Why are you predicting growth in community radio?
This is the first year that Ofcom is issuing full-time licences for community radio. It follows a pilot scheme that started in 2002. We expect about 100 licences to be issued in the first year and up to 300 in total over the next four years.
What are the benefits of community radio for the sector?
People think it's like local radio, but it's very different. By law it has to be not-for-profit and accountable to the community. It tends to cover a radius of about five miles. Community radio is a great communication tool for the sector. As anyone who has tried to get on to commercial radio knows, you really have to bow and scrape because airtime is so precious.
But because community radio is legally obliged to be responsive to the community, it offers a better opportunity.
What kind of areas does community radio cover?
We were granted two of the 16 Access Radio Pilot full-time licences.
We have one in the deprived area of Wythenshawe in Manchester and another called All FM - it's in south Manchester and covers a very multi-cultural area. There is also a kids' radio station in Leicester, a Punjabi station called Desi in Southall and Cross Rhythms, which is a Christian station.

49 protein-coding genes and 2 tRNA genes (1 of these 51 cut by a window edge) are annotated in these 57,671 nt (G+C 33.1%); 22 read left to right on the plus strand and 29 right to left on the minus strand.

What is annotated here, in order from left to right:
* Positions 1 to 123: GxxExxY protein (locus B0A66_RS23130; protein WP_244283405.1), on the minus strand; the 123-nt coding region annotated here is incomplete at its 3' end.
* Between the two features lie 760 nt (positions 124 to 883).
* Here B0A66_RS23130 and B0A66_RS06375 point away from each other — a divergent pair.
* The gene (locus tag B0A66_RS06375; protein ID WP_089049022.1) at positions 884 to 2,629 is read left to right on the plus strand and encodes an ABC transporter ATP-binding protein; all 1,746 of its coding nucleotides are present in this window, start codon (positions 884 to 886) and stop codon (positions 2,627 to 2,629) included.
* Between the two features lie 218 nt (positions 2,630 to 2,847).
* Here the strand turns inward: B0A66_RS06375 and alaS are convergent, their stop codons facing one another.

What advice can you give to organisations wanting to get on air?
One of the attractions of community radio is that you can hear people who speak the same language as you, often quite literally. Where else would you hear Somali, for example? That's why, even though the listenership might be relatively low, you get a great response - people stick with it and awareness spreads by word of mouth.
- To find out more about the Community FM conference in Manchester on 21-22 October, go to www.communityfm.net or www.radioregen.org.